by Leanne Larmondin
The Primate's World Relief and Development Fund (PWRDF) of the Anglican Church of Canada has made HIV and AIDS a prime focus of its strategic plan. The organisation made the decision at a recent board meeting.
"What we've said is this needs to be a high priority," said Charlotte Maxwell, the primate's fund's development program co-ordinator for East and Southern Africa.
The immediate priority area for the organisation's HIV/AIDS work will be Africa, where infection and mortality rates are the most acute, but the focus will eventually be global said Ms Maxwell, because the problem is growing in parts of Asia and Latin America.
In the short term, PWRDF will use only existing resources to support its partners who are engaged in work on HIV/AIDS, like the health department of the Anglican Church of Tanzania. "This will require ongoing support," said Ms Maxwell. "This is not a short-term emergency."
In the longer term, HIV/AIDS work will be fully incorporated into PWRDF's strategic plan and will take on a more pronounced focus with elements of fundraising, programming with partners and education and advocacy in Canada. The organisation will also put more effort into HIV/AIDS policy work, including urging more government support in Canada for the United Nations Global AIDS Fund.
The education component, which already includes items like a liturgy for World AIDS Day (1 Dec 2002), will be further developed.
The board was clear that PWRDF cannot deal with HIV/AIDS without focusing on poverty and development issues, said Ms Maxwell.
"You can't let the development work go," she added. "In sub-Saharan Africa, you can't do development work without talking about HIV/AIDS."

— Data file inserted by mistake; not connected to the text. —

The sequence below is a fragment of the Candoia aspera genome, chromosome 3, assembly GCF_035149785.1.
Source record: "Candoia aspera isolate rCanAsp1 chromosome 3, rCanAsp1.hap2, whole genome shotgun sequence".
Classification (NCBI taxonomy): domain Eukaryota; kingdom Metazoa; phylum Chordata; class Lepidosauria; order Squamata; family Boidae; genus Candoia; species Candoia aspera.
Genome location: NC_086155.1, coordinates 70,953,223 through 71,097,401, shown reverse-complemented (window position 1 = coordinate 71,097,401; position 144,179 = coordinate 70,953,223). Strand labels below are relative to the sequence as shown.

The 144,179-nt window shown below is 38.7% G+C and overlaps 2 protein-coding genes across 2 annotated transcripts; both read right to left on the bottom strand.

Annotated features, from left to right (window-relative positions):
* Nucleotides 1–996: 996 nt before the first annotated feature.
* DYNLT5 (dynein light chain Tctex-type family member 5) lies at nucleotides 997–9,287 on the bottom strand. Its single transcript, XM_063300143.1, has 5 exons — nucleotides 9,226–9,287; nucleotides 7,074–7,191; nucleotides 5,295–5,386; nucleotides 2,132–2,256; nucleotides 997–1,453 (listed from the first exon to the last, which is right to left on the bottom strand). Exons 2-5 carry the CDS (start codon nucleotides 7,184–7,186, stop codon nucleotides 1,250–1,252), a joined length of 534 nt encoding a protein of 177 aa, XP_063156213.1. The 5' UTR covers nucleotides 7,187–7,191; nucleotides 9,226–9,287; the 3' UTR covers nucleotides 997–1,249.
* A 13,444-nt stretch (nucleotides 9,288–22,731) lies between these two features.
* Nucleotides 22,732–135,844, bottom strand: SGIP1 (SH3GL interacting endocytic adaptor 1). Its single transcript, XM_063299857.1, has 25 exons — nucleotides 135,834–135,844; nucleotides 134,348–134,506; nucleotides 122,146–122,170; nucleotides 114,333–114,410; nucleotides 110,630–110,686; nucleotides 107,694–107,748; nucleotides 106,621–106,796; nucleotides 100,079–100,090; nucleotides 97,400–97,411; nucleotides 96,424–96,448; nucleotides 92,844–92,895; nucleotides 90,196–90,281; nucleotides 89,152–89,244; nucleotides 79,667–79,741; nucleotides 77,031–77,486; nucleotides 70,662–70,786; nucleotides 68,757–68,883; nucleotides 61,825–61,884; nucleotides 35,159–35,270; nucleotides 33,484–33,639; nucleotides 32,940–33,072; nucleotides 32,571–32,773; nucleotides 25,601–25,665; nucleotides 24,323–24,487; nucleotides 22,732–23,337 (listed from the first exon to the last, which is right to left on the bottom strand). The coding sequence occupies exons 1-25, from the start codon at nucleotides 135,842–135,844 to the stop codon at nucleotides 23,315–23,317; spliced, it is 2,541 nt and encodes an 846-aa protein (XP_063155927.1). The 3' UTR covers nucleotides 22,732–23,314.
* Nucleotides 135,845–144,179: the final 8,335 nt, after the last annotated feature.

That sentiment is reflected in a statement adopted at the November board meeting. It reads, in part:
"There are cause and effect links between poverty and health, between structural adjustment programs and weakened health infrastructure, therefore between economic justice and HIV/AIDS. ...The impact of HIV/AIDS is incalculable on government, the civil service, health and education and other social services, the professional class, the productive sectors such as agriculture and manufacturing in every country of sub-Saharan Africa."
As an example, Ms Maxwell cites a famine, which is anticipated and feared for much of Africa; it is expected to be worse than previous famines because of the prevalence of AIDS. Many African countries are losing their most productive populations - mainly young adults - to the disease. Children are also dying and women, who would otherwise be able to plant crops after a drought, are sick or caring for the sick.
The board's decision to expand PWRDF's HIV/AIDS work comes in the wake of drastic increases in recent years in numbers affected by the disease. The United Nations estimates 5,500 AIDS deaths in Africa every day.
Article from: The Anglican Church of Canada